Everybody poops, and if you’re walking through an area where ungulates have been, you realize that ungulates poop a lot. Mule deer, white-tailed deer, moose, and elk usually defecate around 12 times a day. Remarkably, one study found that mule deer could poop up to 23 times a day! The frequency, as well as the composition, of poop all depends on the individual animal, the food they are eating, the habitat they live in, and the time of year.
Although most consider poop to be a waste, it can actually teach us a lot about ungulates. For example, we can count the number of piles of poop in area to learn about animal density. We also can use the small bits of DNA found on each fecal pellet to determine the animal’s identification, their sex, and how related they are to other animals. Additionally, because plant particles remain after food has been digested, scientists can analyze poop to figure out what an animal is eating. Thankfully for scientists, if there are ungulates around, there will always be a wealth of information hidden in their poop!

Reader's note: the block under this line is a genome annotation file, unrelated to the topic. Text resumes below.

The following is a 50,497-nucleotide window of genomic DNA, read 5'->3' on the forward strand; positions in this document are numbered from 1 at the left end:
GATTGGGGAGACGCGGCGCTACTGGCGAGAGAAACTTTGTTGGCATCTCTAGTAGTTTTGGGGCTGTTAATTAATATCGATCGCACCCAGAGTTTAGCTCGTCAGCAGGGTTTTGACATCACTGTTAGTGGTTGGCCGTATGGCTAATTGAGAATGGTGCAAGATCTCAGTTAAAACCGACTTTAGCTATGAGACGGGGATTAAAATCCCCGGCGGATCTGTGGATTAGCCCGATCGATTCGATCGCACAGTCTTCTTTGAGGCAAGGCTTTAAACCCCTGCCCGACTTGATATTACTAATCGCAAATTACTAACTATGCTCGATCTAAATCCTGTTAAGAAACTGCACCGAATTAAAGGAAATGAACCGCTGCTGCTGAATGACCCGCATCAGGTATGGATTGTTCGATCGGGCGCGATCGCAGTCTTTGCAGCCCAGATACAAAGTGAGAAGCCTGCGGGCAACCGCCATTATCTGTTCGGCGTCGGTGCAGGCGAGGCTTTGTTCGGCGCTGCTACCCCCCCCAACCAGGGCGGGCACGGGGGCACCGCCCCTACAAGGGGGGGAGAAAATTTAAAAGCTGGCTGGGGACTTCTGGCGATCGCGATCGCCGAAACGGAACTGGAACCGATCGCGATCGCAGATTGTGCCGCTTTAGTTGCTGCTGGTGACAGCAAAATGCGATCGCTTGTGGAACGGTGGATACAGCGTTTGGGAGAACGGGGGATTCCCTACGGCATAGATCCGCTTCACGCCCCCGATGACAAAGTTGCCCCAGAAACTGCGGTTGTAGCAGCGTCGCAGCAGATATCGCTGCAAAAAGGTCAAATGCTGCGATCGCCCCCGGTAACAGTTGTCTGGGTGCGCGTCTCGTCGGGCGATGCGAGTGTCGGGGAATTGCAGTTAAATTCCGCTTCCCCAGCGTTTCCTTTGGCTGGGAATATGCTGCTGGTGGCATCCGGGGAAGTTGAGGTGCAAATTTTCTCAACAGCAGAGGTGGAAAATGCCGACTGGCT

Reference: Neff, D. J. 1968. The pellet-group count technique for big game trend, census, and distribution: a review. The Journal of Wildlife Management 32:597-614.